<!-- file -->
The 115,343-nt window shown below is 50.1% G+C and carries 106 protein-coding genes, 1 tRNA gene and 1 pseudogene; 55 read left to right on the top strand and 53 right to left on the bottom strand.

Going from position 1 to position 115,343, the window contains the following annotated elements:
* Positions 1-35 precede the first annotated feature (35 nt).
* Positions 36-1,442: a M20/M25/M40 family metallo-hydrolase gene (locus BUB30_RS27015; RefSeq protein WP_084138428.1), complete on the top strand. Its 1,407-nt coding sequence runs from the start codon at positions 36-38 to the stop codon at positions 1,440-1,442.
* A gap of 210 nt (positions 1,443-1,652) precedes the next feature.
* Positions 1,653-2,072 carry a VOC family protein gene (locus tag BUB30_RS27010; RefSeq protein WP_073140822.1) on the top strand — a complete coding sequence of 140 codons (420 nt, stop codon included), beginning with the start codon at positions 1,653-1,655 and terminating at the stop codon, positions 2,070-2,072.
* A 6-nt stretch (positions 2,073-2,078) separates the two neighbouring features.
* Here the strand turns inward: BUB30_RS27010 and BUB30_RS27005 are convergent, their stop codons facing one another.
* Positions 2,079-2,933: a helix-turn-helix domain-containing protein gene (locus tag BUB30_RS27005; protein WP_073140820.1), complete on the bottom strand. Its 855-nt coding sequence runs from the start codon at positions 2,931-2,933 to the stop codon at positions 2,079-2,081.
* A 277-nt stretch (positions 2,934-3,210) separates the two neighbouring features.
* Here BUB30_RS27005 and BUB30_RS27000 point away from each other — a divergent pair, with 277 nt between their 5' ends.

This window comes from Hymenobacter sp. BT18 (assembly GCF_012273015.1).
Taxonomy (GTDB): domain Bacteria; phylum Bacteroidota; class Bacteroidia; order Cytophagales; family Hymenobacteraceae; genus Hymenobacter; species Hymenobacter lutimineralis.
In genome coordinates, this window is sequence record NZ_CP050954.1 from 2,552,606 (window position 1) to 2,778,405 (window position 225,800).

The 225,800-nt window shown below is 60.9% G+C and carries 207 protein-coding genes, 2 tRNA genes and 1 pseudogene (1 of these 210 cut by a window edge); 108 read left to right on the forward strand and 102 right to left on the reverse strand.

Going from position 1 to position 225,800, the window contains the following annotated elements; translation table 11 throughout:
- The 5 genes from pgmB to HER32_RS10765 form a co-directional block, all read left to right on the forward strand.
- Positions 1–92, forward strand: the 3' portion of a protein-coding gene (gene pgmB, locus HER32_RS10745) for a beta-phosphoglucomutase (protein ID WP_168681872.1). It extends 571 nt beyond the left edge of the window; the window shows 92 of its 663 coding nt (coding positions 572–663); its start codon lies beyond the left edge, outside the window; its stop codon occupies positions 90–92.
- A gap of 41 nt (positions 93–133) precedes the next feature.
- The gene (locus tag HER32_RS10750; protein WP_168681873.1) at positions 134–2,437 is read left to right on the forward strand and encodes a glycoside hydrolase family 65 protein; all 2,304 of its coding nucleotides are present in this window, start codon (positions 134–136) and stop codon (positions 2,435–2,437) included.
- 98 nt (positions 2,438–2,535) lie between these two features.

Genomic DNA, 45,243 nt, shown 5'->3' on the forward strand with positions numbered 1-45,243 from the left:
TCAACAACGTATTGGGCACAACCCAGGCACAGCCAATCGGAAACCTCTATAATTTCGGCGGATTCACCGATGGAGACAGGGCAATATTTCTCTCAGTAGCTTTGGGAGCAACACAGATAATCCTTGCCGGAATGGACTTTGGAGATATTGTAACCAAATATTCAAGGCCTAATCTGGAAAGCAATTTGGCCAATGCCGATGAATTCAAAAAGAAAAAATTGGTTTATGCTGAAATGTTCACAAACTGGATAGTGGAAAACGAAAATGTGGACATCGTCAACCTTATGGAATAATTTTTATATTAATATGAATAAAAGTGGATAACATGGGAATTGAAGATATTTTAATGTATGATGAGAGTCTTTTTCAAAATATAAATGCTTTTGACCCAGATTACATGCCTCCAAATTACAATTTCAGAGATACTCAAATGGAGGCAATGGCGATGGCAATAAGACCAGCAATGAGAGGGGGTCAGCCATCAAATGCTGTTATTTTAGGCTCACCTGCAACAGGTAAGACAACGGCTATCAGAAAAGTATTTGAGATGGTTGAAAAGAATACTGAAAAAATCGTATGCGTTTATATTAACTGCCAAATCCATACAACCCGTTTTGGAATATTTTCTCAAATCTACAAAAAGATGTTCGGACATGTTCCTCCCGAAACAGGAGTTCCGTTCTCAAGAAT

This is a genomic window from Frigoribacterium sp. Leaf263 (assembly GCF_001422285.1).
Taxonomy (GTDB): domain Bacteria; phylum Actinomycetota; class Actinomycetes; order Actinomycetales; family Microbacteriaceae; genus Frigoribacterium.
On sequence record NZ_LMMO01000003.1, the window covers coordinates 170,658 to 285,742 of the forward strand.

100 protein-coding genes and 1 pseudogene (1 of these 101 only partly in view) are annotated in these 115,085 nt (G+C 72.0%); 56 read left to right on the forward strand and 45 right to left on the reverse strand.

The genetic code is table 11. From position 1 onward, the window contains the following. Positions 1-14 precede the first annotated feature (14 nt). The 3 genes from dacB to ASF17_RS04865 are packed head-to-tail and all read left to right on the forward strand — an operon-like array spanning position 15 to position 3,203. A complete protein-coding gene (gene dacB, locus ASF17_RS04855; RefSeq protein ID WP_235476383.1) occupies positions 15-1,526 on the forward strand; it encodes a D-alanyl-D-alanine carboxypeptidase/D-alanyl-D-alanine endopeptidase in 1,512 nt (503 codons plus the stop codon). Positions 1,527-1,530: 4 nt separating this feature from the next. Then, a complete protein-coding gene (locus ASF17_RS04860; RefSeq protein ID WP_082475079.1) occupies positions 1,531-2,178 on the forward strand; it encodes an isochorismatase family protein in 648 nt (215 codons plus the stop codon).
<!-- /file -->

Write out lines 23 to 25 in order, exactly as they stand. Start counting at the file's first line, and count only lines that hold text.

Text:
TCAACAACGTATTGGGCACAACCCAGGCACAGCCAATCGGAAACCTCTATAATTTCGGCGGATTCACCGATGGAGACAGGGCAATATTTCTCTCAGTAGCTTTGGGAGCAACACAGATAATCCTTGCCGGAATGGACTTTGGAGATATTGTAACCAAATATTCAAGGCCTAATCTGGAAAGCAATTTGGCCAATGCCGATGAATTCAAAAAGAAAAAATTGGTTTATGCTGAAATGTTCACAAACTGGATAGTGGAAAACGAAAATGTGGACATCGTCAACCTTATGGAATAATTTTTATATTAATATGAATAAAAGTGGATAACATGGGAATTGAAGATATTTTAATGTATGATGAGAGTCTTTTTCAAAATATAAATGCTTTTGACCCAGATTACATGCCTCCAAATTACAATTTCAGAGATACTCAAATGGAGGCAATGGCGATGGCAATAAGACCAGCAATGAGAGGGGGTCAGCCATCAAATGCTGTTATTTTAGGCTCACCTGCAACAGGTAAGACAACGGCTATCAGAAAAGTATTTGAGATGGTTGAAAAGAATACTGAAAAAATCGTATGCGTTTATATTAACTGCCAAATCCATACAACCCGTTTTGGAATATTTTCTCAAATCTACAAAAAGATGTTCGGACATGTTCCTCCCGAAACAGGAGTTCCGTTCTCAAGAAT

This is a genomic window from Frigoribacterium sp. Leaf263 (assembly GCF_001422285.1).
Taxonomy (GTDB): domain Bacteria; phylum Actinomycetota; class Actinomycetes; order Actinomycetales; family Microbacteriaceae; genus Frigoribacterium.